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gaging in any faction in religion ; because it is an hundred to one, but thy zeal will be so employed about leso fer things, that the main and subltantial parts of religion will be neglected. Besides that a man deeply engaged in heats and controversies of this nature, shall very hardly escape being poffeffed with that fpirit of uncharitableness and contention, of peevishness and fierceness, which reigns in all factions, but more especially in those of religion.

V. The due care of our souls consists in the even and constant practice of the several graces and virtues of a good life; or, as the Apostle expresseth it, in exercising ourselves always to have a conscience void of offence towards God and men.

For herein is religion best seen, in the equal and uniform practice of every part of our duty; not only in serving God devoutly, but in demeaning our felves peaceably and justly, kindly and charitably, towards all men; not only in restraining ourselves from the outward act of sin, but in mortifying the inward inclination to it, in subduing our lusts, and governing our pallions, and bridling our tongues. As he that would have a prudent care of his health and life, must not only guard hmfelf against the chief and common diseases which are incident to men, and take care to prevent them; but mult likewise be careful to preserve himself from those which are esteemed less dangerous, but yet sometimes do prove mortal: he must not only endeavour to secure his head and heart from being wounded, but must have a tender care of every part; there being hardly any disease or wound so flight, but that some have died of it: In like manner, the care of our souls consists in an universal regard to our duty, and that we be defective in no part of it. Though we ought to have a more especial regard to those duties which are more considerable, and wherein religion doth mainly consist; as, piety towards God, temperance and chastity in regard of ourselves, charity towards the poor, truth and justice, goodness and kindness towards all men : but then, no other grace and virtue, though of an inferior rank, ought to be neglected by us.

And thus I have endeavoured, as plainly and briefly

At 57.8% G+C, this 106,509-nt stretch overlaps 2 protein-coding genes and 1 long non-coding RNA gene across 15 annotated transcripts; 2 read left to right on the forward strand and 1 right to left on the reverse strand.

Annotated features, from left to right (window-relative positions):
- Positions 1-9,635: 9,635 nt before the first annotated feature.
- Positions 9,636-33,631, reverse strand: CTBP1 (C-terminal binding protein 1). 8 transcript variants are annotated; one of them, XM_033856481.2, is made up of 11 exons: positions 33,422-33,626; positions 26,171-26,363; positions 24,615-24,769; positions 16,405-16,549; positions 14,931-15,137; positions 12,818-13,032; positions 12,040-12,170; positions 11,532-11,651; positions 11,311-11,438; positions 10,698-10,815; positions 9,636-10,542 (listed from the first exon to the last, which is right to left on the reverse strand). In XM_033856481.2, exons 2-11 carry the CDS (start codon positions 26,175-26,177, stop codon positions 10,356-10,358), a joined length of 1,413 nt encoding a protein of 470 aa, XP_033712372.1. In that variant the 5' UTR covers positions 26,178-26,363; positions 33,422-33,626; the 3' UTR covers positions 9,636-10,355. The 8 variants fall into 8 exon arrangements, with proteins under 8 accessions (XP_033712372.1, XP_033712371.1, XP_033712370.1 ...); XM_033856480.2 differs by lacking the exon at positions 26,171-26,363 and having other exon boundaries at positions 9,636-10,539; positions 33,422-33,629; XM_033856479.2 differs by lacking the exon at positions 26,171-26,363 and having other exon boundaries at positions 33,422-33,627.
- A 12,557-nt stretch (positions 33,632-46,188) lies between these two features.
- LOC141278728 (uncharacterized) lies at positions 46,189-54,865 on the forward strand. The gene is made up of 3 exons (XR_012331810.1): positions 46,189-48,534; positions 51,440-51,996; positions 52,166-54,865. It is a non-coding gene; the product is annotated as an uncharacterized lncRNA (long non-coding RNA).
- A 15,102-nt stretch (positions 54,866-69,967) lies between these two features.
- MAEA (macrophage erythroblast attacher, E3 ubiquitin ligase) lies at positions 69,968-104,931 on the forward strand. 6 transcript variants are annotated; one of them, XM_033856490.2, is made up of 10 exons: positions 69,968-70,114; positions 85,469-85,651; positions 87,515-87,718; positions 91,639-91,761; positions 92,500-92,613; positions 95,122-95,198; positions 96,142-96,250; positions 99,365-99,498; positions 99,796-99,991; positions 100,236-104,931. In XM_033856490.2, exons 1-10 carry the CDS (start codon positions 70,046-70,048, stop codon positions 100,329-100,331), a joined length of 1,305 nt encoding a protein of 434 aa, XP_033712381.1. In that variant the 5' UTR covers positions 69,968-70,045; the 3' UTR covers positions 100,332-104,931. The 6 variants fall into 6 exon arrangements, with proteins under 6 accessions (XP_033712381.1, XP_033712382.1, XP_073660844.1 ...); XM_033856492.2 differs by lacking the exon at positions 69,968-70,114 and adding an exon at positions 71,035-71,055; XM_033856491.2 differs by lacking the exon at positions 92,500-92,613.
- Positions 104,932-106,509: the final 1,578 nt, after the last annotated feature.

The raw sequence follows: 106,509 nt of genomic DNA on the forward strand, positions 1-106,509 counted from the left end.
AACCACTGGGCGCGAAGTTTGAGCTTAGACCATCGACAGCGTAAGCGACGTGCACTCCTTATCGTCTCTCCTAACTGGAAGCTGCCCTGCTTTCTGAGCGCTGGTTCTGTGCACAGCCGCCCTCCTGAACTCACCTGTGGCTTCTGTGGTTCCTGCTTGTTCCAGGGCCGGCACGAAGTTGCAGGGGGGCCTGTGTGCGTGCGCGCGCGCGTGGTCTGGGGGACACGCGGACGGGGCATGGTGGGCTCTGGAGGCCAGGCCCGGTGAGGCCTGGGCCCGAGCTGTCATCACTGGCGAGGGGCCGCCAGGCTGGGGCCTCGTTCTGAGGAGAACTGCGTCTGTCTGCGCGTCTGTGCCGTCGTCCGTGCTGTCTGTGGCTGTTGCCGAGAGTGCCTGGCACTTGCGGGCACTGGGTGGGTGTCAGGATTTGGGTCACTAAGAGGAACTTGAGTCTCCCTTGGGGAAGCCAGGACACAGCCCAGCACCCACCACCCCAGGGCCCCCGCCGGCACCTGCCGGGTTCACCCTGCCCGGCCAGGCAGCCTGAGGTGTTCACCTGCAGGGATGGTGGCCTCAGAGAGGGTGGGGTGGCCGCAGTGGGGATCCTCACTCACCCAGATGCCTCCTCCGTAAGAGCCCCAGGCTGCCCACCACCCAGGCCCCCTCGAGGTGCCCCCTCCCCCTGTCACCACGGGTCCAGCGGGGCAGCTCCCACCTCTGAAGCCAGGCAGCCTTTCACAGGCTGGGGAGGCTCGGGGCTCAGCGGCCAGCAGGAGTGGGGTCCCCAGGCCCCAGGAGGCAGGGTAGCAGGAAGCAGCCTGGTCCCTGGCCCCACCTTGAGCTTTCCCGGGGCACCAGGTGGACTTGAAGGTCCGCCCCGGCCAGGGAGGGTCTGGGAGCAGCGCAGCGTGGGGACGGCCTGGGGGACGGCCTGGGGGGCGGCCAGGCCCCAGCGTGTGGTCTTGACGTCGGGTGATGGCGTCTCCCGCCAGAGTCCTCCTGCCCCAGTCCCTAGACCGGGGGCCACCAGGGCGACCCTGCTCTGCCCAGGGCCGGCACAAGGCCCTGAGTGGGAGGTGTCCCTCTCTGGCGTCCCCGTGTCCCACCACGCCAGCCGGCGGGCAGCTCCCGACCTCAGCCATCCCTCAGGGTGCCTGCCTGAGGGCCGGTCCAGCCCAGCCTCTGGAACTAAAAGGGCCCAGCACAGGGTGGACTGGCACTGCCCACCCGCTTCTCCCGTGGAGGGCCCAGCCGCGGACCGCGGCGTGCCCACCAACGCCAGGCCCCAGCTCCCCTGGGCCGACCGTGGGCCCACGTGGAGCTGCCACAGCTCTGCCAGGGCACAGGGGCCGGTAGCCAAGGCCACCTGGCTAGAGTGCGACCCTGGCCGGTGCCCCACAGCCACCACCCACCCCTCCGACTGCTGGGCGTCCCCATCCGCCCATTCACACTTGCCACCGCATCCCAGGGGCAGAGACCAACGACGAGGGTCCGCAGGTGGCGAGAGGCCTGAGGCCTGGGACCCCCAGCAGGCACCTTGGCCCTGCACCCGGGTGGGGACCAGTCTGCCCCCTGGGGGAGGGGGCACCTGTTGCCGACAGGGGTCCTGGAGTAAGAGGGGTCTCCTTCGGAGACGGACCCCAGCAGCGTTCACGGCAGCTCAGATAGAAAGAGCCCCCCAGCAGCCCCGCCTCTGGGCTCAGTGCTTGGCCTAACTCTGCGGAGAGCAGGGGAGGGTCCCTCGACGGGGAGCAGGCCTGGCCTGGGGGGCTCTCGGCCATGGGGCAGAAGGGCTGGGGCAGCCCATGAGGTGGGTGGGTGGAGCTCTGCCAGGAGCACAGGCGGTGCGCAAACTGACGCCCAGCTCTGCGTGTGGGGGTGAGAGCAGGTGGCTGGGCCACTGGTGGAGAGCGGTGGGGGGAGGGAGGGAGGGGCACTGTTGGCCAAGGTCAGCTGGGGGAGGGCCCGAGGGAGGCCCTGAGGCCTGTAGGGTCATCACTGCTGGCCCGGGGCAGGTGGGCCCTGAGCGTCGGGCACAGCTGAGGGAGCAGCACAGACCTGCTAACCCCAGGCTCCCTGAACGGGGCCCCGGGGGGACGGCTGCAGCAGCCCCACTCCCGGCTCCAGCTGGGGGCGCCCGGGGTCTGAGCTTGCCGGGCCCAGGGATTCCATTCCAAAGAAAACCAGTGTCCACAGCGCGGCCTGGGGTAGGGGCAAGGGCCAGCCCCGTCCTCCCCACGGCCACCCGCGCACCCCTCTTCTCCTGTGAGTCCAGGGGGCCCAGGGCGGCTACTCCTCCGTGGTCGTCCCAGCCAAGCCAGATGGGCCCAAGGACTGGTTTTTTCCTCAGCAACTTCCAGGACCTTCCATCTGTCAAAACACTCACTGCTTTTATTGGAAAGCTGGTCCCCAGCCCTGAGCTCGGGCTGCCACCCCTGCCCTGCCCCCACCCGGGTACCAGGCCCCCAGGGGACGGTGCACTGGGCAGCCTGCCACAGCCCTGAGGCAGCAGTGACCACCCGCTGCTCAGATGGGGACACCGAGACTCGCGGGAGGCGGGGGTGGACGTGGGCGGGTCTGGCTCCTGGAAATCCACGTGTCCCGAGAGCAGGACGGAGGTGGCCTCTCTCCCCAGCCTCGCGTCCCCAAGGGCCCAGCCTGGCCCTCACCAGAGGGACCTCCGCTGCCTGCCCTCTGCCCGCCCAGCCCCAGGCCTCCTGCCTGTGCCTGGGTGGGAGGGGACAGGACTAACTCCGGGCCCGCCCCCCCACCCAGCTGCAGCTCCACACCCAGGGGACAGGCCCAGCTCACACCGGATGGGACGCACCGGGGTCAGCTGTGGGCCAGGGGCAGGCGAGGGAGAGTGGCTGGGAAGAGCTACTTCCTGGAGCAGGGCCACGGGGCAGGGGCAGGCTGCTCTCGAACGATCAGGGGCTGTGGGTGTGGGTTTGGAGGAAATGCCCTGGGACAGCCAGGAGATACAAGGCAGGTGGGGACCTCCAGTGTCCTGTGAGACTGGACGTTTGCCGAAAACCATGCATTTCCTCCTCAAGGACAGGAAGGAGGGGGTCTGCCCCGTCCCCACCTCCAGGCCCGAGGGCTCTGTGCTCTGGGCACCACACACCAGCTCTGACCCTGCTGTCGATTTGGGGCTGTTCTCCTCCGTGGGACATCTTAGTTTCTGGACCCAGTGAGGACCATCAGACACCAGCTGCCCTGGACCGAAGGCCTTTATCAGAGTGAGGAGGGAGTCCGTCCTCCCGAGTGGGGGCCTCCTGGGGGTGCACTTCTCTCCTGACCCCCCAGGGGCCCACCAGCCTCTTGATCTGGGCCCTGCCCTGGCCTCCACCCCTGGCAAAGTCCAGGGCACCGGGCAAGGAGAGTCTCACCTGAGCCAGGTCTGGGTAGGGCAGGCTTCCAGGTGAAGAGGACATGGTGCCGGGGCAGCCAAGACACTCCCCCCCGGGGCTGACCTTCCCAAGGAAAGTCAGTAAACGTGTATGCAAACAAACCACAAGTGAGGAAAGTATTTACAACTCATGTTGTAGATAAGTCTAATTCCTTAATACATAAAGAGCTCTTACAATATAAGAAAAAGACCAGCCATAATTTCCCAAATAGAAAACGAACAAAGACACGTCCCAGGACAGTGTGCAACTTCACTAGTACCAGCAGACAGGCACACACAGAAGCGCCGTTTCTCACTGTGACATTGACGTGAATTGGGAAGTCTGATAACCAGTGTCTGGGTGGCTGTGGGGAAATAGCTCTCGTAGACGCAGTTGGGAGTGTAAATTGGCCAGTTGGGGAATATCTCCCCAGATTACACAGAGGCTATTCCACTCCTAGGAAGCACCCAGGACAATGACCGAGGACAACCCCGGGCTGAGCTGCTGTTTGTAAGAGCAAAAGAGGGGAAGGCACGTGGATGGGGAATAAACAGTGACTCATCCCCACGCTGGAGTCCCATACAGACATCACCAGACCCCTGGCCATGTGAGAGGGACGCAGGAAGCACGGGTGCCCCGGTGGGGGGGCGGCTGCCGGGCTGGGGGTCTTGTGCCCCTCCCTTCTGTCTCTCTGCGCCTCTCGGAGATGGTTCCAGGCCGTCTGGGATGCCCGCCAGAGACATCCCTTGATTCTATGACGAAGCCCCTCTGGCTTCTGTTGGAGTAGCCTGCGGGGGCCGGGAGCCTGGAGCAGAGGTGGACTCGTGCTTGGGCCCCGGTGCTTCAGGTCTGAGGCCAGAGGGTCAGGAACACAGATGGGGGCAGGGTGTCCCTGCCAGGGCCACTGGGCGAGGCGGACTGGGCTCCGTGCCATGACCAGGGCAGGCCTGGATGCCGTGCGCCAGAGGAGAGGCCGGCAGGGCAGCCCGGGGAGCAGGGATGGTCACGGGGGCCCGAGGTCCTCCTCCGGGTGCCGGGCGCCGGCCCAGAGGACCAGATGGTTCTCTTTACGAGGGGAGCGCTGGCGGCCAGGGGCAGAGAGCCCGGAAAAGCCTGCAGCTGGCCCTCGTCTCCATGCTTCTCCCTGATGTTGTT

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as I could, to declare to you in what instances the due care of religion and our souls doth chiefly confift.

And I would not have any man think, that all this is an easy business, and requires but little time to do it in ; and that a small degree of diligence and industry will. ferve for this purpose : to malter and root out the inveterate habits of fin, to bring our pasions under the command and government of our reason, and to attain to a good degree of every Christian grace and virtue; that faith, and hope, and charity, humility, and meekness, and patience, may all have their perfect work; and that, as St. James says, we may be perfect and entire, wanting nothing ; nothing that belongs to the perfection of a good man, and of a good Christian. And this, whenever we come to make the trial, we shall find to be a great and a long work.

Some indeed would make religion to be a very short and easy business, and to consist only in believing what Chrilt hath done for us, and relying confidently upon it: which is so far from being the true notion of Christian faith, that, if I be not much mistaken, it is the very

definition of presumption. For the Bible plainly teacheth us, that, unless our faith work by charity, and purify our hearts, and reform our lives ; unless, like Abraham's faith, it be perfected by works, it is but a dead faith, and will in no wise avail to our justification and falvation. And our blessed Saviour, the great author and finisher of our faith, hath no where, that I know of, said one word to this purpose, that faith separated from obedience and a good life will save any man: but he hath said very much to the contrary, and that very plainly. For he promiseth blessedness to none but those who live in the practice of those Christian graces and virtues which are particularly mentioned by him in the beginning of his excellent sermon